Phobos & Deimos, The Moons of Mars very interesting pics some Russian pics too!
All went well until Phobos 2 aligned itself with Phobos, the Martian moonlet. Then, on 28th March, the Soviet mission control center acknowledged
sudden communication "problems" with the spacecraft; and Tass, the official Soviet news agency, reported that "Phobos 2 had failed to communicate
with Earth as scheduled after completing an operation yesterday around the Martian moon Phobos. Scientists at mission control have been unable to
establish stable radio contact."
According to Boris Bolitsky, science correspondent for Radio Moscow, just before radio contact was lost with Phobos 2, several unusual images were
radioed back to Earth, described by the Russian as "Quite remarkable features". A report taken from New Scientist of 8 April 1989, described the
following: "The features are either on the Martian surface or in the lower atmosphere. The features are between 20 and 25 kilometers wide and do not
resemble any known geological formation. They are spindle - shaped and proving to be intriguing and puzzling."
An unusual photo of a thin shadow across mars was shown on the Russian television segment. Seen on the surface of Mars was a clearly defined dark
shape that could indeed be described, as it was in he initial dispatch from Moscow, as a "thin elipse" (this photo is a still from the Soviet
television clip). It was certainly different from the shadow of Phobos recorded eighteen years earlier by Mariner 9. The latter cast a shadow that was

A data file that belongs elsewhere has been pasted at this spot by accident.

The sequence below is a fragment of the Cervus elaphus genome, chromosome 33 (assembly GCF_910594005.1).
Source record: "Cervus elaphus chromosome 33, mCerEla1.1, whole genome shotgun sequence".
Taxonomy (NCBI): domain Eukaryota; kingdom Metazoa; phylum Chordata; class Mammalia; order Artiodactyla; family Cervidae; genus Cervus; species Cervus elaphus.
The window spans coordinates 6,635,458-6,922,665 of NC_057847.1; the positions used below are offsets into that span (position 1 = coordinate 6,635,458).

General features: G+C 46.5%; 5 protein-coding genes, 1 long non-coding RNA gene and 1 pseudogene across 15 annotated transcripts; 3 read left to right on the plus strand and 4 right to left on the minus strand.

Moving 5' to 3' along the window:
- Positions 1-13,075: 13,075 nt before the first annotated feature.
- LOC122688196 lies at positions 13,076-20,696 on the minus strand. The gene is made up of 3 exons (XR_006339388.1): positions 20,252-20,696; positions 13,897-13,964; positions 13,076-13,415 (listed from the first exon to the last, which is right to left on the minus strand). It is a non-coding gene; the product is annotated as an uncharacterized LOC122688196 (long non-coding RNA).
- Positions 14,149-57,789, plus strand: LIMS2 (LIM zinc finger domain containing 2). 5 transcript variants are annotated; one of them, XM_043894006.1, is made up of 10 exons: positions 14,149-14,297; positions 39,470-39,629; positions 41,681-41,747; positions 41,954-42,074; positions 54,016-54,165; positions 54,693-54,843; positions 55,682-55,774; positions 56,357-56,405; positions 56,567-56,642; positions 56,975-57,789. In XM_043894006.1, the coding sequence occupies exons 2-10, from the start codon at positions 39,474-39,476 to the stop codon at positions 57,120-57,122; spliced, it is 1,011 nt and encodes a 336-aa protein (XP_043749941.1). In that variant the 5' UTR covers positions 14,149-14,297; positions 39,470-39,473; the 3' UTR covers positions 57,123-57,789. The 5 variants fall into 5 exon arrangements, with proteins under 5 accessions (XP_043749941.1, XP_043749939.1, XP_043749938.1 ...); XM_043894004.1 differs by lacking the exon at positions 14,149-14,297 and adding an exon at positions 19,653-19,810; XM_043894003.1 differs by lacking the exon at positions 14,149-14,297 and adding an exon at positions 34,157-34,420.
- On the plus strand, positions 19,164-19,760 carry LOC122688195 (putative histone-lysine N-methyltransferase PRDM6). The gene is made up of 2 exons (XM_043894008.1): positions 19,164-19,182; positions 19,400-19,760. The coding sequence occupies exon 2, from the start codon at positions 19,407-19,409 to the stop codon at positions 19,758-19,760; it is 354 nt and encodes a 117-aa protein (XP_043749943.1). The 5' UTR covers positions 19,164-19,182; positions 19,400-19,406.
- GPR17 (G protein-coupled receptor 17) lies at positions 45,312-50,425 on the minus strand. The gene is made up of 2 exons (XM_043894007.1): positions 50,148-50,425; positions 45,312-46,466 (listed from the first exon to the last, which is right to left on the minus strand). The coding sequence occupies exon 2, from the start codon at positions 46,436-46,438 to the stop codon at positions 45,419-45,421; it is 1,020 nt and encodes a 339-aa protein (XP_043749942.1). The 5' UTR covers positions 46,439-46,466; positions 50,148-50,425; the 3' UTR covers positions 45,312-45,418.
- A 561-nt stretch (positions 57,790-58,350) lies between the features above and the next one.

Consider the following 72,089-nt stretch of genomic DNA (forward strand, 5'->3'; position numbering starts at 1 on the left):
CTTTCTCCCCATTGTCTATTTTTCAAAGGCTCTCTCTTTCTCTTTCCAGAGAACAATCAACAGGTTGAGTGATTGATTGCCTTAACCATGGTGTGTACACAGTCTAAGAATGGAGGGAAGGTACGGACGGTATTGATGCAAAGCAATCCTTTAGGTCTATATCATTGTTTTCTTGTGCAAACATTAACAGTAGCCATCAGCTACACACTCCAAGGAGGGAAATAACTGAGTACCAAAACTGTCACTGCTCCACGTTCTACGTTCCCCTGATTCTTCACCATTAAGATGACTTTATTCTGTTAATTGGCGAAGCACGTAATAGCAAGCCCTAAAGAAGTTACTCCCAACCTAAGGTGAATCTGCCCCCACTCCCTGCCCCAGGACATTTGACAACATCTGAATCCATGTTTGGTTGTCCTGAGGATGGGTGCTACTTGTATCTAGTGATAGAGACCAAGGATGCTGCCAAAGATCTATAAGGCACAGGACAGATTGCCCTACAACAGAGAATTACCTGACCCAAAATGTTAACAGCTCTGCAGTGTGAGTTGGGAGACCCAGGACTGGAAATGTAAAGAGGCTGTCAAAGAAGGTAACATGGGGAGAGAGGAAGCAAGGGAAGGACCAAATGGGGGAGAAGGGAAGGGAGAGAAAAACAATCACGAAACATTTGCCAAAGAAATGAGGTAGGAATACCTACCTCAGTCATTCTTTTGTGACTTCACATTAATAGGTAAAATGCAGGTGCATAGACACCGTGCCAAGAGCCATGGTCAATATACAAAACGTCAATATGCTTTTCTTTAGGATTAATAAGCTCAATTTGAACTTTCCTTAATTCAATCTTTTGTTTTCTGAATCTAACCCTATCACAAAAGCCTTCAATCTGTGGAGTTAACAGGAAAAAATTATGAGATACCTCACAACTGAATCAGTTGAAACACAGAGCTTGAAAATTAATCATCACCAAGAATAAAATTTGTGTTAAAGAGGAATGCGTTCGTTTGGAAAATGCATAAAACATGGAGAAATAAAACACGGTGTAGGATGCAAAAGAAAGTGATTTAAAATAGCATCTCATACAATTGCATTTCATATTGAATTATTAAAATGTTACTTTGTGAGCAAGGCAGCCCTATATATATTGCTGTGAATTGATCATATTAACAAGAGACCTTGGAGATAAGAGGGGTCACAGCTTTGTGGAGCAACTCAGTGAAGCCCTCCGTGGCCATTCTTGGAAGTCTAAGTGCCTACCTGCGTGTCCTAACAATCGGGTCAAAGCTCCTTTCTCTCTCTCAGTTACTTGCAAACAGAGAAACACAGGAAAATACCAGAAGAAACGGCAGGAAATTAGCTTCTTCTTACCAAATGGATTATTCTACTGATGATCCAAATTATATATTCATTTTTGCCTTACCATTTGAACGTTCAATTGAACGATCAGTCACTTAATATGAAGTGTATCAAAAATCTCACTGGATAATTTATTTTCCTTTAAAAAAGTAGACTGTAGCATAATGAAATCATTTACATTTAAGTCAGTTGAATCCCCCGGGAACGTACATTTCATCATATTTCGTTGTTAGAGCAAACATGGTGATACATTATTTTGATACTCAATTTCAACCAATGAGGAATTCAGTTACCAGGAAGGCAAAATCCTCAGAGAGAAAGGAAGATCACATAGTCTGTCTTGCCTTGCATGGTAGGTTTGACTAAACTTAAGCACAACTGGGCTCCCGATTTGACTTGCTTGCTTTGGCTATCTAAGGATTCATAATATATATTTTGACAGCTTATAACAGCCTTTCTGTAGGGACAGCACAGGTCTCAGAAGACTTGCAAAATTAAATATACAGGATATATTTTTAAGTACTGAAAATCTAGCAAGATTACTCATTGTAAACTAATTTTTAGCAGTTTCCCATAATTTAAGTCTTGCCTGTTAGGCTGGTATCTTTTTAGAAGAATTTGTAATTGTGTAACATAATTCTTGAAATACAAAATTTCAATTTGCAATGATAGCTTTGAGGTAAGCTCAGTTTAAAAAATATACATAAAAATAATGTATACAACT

a rounded ellipse and fuzzy at the edges, as would be cast by the uneven surface of the moonlet. The 'anomaly' seen in the Phobos 2 transmission was
a thin ellipse with very sharp rather than rounded points (the shape is known in the diamond trade as a "marquise") and the edges, rather than being
fuzzy, stood out sharply against a kind of halo on the Martian surface.
Dr. Becklake described it as "something that is between the spacecraft and Mars, because we can see the Martian surface below it," and stressed that
the object was seen by both the optical and the infrared (heat seeking) camera.
All these reasons explain why the Soviets have not suggested that the dark, "thin ellipse" might have been a shadow of the moonlet. While the image
was held on the screen, Dr. Becklake explained that it was taken as the spacecraft was aligning itself with Phobos (the moonlet). "As the last
picture was halfway through," he said, "they [Soviets] saw something that should not be there."
[Edited on 3-1-2004 by blobby]